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How would you light this scene?

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Eddie Brown
How would you light this scene?
on Jun 18, 2016 at 1:54:29 am

Hey,

I'm a scene coming up that takes place in a hotel room and wanted to get some feedback on how one might light this. I've included stock photos of the the room that I'll be shooting in. This will be a daytime scene.










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Rick Wise
Re: How would you light this scene?
on Jun 18, 2016 at 2:11:22 am

What ISO can you shoot at that will look good for your needs? What's your budget? Are you really way up in the sky, as those photos show, or on the ground floor? Can you make the shoot happen on the ground floor? (Allows lights outside the windows.)

Those are just a few of the questions I would want answered before even beginning to reply to your query.

Rick Wise
Cinematographer
MFA/BFA Lighting and Camera Instructor Academy of Art University
San Francisco Bay Area
http://www.RickWiseDP.com


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Eddie Brown
Re: How would you light this scene?
on Jun 18, 2016 at 2:25:08 am

I'll be shooting on the bmpcc at iso 400. I'm thinking $250. It's a suite and it's on the 12th floor. They don't have any suites available on the ground floor.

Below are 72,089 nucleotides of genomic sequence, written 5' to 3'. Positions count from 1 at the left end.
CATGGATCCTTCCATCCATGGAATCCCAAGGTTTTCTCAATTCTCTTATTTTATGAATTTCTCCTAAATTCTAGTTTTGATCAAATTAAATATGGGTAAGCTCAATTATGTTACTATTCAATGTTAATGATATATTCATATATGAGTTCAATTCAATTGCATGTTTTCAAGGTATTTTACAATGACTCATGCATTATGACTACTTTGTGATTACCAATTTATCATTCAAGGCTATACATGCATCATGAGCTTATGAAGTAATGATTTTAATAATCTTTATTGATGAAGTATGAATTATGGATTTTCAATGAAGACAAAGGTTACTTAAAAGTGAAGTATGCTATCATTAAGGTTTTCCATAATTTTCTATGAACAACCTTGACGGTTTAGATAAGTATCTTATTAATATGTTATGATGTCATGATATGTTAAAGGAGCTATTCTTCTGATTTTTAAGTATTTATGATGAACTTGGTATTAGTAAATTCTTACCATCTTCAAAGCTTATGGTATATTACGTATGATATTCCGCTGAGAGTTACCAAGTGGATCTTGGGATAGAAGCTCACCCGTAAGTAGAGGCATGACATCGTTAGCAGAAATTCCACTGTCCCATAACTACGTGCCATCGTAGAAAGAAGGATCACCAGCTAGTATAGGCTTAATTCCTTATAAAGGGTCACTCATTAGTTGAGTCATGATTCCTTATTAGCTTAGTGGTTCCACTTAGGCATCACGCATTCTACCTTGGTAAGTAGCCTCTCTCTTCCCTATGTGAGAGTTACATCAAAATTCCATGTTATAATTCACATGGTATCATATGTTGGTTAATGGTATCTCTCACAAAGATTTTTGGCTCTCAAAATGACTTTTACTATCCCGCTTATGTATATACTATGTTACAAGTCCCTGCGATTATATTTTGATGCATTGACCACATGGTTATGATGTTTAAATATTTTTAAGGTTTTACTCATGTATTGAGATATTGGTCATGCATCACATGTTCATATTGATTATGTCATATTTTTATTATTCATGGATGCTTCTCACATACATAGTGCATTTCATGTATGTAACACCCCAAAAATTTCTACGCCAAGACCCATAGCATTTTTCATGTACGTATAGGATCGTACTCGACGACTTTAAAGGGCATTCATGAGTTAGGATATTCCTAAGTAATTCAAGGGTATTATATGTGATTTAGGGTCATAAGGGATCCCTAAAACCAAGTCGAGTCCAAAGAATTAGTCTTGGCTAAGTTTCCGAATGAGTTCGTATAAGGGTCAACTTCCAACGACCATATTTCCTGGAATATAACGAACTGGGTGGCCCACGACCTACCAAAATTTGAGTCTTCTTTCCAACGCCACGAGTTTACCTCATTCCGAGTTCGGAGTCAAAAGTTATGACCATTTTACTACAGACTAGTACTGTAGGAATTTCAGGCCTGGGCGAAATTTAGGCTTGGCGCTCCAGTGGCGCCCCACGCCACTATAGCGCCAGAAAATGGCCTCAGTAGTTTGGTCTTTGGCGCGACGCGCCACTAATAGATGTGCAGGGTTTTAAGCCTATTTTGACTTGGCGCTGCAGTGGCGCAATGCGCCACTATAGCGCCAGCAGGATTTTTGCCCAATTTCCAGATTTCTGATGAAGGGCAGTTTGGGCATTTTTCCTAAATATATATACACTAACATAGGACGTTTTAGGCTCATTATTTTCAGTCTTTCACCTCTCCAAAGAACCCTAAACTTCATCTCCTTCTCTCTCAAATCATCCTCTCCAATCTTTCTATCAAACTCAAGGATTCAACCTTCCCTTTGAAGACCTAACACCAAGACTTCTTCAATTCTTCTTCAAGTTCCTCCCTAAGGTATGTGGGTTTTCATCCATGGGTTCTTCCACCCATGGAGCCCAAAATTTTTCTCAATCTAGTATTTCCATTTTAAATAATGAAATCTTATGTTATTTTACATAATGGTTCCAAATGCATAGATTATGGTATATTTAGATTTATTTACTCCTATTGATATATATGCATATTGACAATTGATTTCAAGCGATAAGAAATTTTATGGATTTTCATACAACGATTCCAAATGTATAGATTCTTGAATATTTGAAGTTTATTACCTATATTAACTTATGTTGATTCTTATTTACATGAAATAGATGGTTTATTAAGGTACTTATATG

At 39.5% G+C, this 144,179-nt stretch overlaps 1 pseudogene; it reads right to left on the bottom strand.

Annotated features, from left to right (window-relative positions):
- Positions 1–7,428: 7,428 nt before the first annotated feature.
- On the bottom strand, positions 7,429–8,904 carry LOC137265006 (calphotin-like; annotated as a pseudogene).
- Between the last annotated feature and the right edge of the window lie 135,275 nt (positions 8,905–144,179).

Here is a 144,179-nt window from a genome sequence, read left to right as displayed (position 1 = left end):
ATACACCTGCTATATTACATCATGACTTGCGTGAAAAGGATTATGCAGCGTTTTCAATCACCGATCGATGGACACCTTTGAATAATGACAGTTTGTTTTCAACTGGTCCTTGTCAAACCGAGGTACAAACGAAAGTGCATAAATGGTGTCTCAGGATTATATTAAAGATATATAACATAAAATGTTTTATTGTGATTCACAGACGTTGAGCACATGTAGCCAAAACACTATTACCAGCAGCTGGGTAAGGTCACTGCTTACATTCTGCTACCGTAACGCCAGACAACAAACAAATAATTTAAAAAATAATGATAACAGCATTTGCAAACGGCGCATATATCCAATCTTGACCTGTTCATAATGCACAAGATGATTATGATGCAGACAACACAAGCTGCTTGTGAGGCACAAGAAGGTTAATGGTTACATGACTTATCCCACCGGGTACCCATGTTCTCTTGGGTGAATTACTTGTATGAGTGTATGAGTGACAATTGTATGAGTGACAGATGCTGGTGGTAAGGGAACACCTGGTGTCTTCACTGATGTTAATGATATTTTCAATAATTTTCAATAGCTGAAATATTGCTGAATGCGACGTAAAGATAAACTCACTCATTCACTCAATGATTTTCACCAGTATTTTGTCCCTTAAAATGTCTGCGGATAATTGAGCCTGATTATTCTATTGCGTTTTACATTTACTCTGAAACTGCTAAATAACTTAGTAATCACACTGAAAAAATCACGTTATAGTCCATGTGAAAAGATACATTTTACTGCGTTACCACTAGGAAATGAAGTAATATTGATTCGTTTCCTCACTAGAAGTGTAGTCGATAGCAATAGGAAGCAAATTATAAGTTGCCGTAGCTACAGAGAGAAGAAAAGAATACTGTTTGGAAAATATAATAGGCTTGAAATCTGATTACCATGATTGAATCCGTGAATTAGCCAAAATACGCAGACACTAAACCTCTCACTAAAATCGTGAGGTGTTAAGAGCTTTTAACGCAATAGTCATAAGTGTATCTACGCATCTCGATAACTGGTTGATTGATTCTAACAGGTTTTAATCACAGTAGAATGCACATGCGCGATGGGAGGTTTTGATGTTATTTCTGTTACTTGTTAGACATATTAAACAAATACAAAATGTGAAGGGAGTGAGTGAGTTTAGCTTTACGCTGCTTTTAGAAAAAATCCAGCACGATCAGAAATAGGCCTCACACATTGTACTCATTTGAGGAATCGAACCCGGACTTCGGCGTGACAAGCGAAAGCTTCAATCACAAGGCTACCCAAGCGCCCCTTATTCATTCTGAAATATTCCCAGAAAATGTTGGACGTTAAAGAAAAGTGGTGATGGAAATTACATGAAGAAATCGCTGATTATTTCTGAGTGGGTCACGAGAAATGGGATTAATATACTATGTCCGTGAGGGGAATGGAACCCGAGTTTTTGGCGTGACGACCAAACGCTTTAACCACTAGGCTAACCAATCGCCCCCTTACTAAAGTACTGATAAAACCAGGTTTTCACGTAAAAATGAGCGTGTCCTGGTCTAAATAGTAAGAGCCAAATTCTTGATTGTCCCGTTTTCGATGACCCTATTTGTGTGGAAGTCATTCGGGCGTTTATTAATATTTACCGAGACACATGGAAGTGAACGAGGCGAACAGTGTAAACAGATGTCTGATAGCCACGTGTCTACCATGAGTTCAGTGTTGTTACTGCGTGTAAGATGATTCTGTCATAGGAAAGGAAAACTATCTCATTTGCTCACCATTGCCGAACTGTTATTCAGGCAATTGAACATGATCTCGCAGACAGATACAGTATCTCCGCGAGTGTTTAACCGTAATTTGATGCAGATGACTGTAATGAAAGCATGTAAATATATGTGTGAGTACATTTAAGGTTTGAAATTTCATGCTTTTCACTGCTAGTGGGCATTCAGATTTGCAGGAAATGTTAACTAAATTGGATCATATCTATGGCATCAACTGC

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Todd Terry
Re: How would you light this scene?
on Jun 18, 2016 at 2:37:35 am

Rick's questions are good ones.

I'll add one or two more....

What look are you going for? With that room and the windows, there might be some scenes that are perfectly good (and look the way you want) shooting nothing but available light. Or maybe a single medium big instrument (maybe a 1200w HMI) blasting at the white ceiling, giving you a nice even wash.

Or, the lighting plot could be infinitely more complicated... if you were wanting a moody or stylized or particular look.

So... what look are you going for? It's infinitely helpful to see the shots of the room, maybe you could add a shot or two (screen grabs from movies or whatever) that's the mood/look/feel that you are trying to achieve. That would give us a good starting point.

Also... what kind of lighting instruments do you already have available? Not to be a smartass about it, buy your $250 budget might as well be zero as it's not really enough to think about adding any rental inventory, so knowing what you have on hand will help.

T2

__________________________________
Todd Terry
Creative Director
Fantastic Plastic Entertainment, Inc.
fantasticplastic.com



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Eddie Brown
Re: How would you light this scene?
on Jun 18, 2016 at 2:53:21 am

I'll be renting from Wooden Nickel in Los Angeles. They have pretty good prices. I'll be able to get some good things for that amount but maybe not everything I'll need. The look I'm going for is based on the Starz show The Girlfriend Experience.





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Mark Suszko
Re: How would you light this scene?